I thought some people here might find this valuable / entertaining / challenging.
I teach a sophomore CS class at Rice University (http://comp215.blogs.rice.edu/) which introduces Java8 and does everything in a functional style. For fun, I decided to try porting some of the basics of my functional list support library to Kotlin. I’ve posted the results on GitHub and I thought I’d list my obervations for everybody here to chew on.
You can see all of my notes here:
In a nutshell, I really enjoyed playing with Kotlin. The ability to write extension functions, in particular, really cleans up the mess that I had to do in Java8 to write the same things, plus the fact that you have “real” lambdas means that you have to spend a whole lot less time worrying about <in T> vs. <out T> than you do in Java8, since you don’t need to declare anything awful like Function<? super T, ? extends T> when all you want is (T)->T. I also enjoyed taking everything that I’d previously done with Java8’s Optional type and redoing it with Kotlin’s more precise handling of null than you’d ever get away with in Java (at least, not without tons of annotations or a static checker).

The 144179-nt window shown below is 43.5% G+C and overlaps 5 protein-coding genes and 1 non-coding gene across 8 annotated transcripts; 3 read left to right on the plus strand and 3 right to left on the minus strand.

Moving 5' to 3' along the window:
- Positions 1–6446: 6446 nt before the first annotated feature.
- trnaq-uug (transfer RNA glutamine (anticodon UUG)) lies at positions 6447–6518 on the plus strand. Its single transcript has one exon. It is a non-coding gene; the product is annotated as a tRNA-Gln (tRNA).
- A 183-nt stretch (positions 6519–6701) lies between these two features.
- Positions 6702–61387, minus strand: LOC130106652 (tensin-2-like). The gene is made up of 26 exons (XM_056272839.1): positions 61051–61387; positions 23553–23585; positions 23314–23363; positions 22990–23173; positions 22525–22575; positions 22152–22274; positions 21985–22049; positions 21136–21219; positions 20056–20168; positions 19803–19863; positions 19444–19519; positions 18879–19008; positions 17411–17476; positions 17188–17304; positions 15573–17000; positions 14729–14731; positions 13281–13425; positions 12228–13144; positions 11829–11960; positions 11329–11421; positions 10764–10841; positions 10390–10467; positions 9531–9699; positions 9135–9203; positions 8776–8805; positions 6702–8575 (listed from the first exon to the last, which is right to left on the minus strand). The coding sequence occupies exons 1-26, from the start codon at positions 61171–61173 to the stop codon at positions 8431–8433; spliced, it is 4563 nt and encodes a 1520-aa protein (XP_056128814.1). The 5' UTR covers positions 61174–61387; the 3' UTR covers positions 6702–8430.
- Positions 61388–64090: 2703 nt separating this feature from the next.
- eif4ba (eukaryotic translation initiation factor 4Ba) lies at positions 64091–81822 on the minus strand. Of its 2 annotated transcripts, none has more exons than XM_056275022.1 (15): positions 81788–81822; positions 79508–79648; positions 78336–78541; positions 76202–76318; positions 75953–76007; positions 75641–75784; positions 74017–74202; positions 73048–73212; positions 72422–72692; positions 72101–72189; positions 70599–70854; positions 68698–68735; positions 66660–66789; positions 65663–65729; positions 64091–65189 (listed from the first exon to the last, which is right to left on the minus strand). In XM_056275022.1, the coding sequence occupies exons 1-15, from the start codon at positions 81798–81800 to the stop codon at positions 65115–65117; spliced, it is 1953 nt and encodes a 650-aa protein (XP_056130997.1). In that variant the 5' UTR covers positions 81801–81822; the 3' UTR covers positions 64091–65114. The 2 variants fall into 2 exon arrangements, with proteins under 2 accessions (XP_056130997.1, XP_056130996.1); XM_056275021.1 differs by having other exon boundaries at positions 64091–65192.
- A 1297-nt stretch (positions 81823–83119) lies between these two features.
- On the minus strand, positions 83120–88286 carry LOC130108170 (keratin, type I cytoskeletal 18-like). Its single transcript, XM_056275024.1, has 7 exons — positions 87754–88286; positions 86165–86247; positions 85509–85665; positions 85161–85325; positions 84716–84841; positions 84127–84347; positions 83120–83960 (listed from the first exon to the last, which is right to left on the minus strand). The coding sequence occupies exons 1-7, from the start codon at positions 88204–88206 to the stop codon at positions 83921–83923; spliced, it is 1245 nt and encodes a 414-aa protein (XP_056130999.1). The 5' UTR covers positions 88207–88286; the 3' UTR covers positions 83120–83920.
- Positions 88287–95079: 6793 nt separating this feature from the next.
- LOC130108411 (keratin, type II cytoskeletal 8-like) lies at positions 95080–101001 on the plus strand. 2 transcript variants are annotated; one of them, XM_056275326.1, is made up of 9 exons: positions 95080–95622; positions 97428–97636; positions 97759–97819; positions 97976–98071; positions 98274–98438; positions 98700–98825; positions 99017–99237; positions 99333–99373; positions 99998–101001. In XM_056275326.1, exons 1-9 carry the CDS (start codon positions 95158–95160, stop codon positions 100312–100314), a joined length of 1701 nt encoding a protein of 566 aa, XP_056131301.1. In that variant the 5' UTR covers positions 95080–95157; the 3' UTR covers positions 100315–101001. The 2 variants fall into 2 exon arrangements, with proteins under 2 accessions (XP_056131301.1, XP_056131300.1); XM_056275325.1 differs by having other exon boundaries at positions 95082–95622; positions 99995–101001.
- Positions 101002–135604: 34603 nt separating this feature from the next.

There are a bunch of places where Kotlin is still showing its beta-ness. In particular, if you want to have a singleton generic empty-list, in Java you would take advantage of @SurpressWarnings(“unchecked”) and Java’s type erasure to let you have one instance of the empty-list for all types. I transliterated this concept to Kotlin and it gives some scary warnings (“This cast can never succeed”), but in fact they succeed just fine.
This code isn’t something I intend anybody to adopt yet. It’s just my first crack at writing something non-trivial in Kotlin. I’d appreciate feedback from people here about whether this code is written “properly” for Kotlin and/or how it could be tweaked to compile without any warning messages.